I have told you many times now that life is suffering. It is for this reason that a Buddhist such as myself has no need for the soothing pleasures of marijuana buds and leaves that many of you have continued to send me despite my admonitions. As a Buddhist I have no use for the herb, for ss Tao te Ching once wrote, “we shape clay into a pot, but it is the emptiness inside that holds whatever we want.”
I read these words again and then took a small walk through the garden, where I meditated for a few hours or so. After consuming my daily dose of tea and barley grains, I went to the barn of pottery and began to work without mind– the essence of the zen which we seek here. I worked with the earthly clay for I know not how long and I left without even seeing my work.
After that I read a bit more and went to my room where I surfed the net for a while on my i-mac. On the page of a fellow called “momus” I read of another interesting musician named Cornelius. Before I went to bed I used my Visa to buy the CD and have it shipped overnight.
The next morning I awakened feeling nothingness, which was perfection. I tried not to feel happiness for my accomplishment. To be a Buddhist is to deny oneself many pleasures, primarily that of the soft, fluffy nodules of resin-soaked herbal delights, but that is of no concern to me. I could feel enlightenment tugging on the folds of my robe as I dressed myself.
My first stop was the lake, where I meditated quietly for a few hours and watched the mist slowly disappear into the atmosphere. It was beautiful but I could not concentrate, so I went back to the potter’s studio.
It was a good thing I did, because sitting there in the middle of the spartan room was my work from the night before. In horror I realized it was a perfect double-chambered, long stemmed bong with an extra large bowl. It was nearly a replica of the one that sat on my dining-room table for 10 years when I was an undergraduate at Santa Cruz. I quickly placed the beautiful, yet sinful, smoking machine into the folds of my robe. I did so just as our Yogi passed by. He gave me a strange look and passed by without speaking.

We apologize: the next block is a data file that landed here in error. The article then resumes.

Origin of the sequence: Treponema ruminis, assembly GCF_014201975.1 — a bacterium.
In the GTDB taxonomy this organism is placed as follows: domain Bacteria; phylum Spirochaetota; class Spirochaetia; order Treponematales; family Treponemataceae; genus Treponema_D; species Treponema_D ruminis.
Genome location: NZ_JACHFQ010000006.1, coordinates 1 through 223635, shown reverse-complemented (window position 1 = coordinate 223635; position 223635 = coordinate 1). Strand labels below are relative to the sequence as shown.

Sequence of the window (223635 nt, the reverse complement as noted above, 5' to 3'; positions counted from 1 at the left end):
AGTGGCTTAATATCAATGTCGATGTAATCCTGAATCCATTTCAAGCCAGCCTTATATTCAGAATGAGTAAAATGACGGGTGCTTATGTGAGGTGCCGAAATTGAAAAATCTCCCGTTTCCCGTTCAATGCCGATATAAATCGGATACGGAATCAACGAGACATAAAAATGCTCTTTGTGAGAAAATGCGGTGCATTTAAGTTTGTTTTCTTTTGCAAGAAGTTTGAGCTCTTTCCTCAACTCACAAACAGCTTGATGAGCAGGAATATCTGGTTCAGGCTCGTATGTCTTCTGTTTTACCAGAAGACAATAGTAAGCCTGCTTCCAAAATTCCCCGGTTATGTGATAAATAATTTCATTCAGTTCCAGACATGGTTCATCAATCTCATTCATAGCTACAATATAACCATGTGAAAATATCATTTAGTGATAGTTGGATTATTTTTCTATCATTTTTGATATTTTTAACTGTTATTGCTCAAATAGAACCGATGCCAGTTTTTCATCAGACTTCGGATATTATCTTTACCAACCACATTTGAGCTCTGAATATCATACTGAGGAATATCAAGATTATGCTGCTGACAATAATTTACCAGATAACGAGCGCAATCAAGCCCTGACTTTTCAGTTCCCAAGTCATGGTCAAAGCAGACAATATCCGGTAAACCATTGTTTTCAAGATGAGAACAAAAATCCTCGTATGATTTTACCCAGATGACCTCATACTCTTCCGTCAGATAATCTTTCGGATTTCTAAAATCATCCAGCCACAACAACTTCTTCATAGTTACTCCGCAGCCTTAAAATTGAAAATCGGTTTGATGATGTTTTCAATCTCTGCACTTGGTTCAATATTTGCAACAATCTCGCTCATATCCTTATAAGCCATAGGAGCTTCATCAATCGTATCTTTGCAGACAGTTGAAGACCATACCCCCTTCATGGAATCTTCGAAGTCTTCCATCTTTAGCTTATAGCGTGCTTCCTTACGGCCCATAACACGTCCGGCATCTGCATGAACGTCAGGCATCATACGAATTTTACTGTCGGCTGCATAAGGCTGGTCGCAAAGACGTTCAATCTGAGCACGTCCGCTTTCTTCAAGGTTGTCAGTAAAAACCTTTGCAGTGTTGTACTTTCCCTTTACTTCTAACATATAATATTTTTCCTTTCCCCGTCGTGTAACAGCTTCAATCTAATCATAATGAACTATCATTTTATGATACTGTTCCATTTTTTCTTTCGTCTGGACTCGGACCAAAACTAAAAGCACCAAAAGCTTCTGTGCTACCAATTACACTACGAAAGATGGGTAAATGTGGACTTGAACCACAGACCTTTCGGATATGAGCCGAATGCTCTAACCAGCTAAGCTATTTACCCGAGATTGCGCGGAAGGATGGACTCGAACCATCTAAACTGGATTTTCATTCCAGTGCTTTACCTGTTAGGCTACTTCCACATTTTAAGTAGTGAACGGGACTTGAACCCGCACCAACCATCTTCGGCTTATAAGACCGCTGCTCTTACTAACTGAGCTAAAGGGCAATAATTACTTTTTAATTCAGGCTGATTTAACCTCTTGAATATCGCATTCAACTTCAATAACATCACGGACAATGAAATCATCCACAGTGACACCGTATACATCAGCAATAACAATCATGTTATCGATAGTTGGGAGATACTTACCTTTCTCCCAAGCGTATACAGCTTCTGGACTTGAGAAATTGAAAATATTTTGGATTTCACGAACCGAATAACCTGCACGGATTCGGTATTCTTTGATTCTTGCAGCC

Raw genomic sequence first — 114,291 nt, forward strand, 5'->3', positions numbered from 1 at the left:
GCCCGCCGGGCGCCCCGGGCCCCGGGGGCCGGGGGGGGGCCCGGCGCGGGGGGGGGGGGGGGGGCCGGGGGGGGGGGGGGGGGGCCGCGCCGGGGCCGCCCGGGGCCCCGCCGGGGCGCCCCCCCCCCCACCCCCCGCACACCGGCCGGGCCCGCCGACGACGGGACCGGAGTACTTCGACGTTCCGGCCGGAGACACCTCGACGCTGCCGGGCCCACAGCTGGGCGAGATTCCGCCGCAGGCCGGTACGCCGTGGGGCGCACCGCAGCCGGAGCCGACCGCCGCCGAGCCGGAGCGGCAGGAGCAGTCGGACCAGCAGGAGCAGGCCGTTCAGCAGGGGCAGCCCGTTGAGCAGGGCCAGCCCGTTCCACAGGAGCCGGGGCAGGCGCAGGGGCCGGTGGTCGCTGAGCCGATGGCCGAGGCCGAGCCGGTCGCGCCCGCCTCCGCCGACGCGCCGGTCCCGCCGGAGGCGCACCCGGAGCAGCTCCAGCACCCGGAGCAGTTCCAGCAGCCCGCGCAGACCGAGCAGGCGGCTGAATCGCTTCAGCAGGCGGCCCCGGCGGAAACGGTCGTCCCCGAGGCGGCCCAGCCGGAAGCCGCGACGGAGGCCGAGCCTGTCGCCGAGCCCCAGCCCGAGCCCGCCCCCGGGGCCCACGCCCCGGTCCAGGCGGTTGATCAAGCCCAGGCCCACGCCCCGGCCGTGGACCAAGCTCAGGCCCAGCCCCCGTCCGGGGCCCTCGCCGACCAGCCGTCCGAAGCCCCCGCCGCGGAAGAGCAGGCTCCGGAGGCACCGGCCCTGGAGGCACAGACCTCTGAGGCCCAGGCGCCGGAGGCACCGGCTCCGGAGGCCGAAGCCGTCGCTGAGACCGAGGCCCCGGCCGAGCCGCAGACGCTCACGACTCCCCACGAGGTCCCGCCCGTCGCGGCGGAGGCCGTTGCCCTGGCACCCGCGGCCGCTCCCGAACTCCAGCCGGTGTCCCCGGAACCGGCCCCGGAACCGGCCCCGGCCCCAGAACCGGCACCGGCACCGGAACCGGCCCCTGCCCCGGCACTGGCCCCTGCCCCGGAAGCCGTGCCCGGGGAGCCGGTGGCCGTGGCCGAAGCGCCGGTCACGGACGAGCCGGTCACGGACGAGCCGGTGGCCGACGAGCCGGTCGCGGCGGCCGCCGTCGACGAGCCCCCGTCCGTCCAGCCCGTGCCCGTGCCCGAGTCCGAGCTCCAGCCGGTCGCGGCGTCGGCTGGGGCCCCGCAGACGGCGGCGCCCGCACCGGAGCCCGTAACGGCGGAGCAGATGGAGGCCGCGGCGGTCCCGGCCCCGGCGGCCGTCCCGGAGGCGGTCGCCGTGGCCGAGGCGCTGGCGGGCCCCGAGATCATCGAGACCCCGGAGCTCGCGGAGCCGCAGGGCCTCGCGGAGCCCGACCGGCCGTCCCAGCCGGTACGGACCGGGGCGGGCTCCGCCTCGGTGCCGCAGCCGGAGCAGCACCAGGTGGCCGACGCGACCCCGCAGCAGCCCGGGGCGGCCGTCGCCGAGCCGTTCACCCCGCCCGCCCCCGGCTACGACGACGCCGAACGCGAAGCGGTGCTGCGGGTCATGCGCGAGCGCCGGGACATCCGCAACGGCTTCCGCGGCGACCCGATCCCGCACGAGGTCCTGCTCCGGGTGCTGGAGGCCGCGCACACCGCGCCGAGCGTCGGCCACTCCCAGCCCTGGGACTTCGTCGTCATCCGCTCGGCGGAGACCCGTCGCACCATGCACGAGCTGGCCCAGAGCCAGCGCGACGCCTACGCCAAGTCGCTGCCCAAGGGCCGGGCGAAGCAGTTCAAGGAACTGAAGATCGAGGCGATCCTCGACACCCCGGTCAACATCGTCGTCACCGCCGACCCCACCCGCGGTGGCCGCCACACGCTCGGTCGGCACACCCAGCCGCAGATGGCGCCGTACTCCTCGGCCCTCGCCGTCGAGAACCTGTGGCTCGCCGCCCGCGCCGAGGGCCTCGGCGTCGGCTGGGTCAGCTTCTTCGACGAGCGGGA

After that encounter I hurried to the mail room. The usual junk mail was waiting there– a sample of the new Tostitos salsa that our monastery was endorsing, a kind note from Richard Gere, and a gift certificate from the Gap. But also there were two packages, and I quivered with delight, even though I knew not why. Stopping only for a second at my room to pick up my Sony Discman and cordless headphones, I hurried to spot I knew in the woods that was private and peaceful.
I opened the first package quickly and found the Cornelius album. It was a blissful collection of 60’s sounds, sweet dreamy singing, multi-layered percussion, hip-hop elements. There were so many moods and textures that I was lost in rapture for the whole album. The electronic bits reminded me what time I live in, while the vaguely baroque and golden age of kitsch elements made me realize where we’ve been.
I opened the second package with some apprehension. Sitting there staring at me was a perfect, orange-haired bud with more crystals than a chandelier. I sniffed it and realized at once it was premium B.C. big bud, most likely grown in Holland by a Canadian friend of mine who lived there and has a thriving seed business.
I was caught in a quandary– what to do with such a gorgeous gift? It was at that moment that Buddha himself entered my thoughts and reminded me of the most important sayings of Zen Buddhism: Unformed people delight in the gaudy and in novelty. Cooked people delight in the ordinary.
How true it was. I removed my clay bong from the folds of my robe, filled it with some cool lake water, and proceeded to cook myself into oblivion. I pressed play and again entered the confusing and beautiful world of Cornelius. Harmonicas, IBM PC blips, banjos, Japanese country vocals and sweeping strings transported me into a place between time and space, between nothingness and everything. It was gaudy and it was novelty but in my cooked state it was the ordinary that made me blissful.
So blissful that I did not notice when the Yogi appeared at my side. I was too baked to even pretend to feign sobriety. He looked at me, at the bong, and at the sky. I feared the worst. It was rumored that he once lashed a student for several hours because his meditation was not selfless.
Instead he picked up the bong and said something I will never forget: Water which is too pure has no fish.
He took a mighty rip and went on his way without saying another word. I pressed play again and leaned back into the soft earth and leaves on the ground.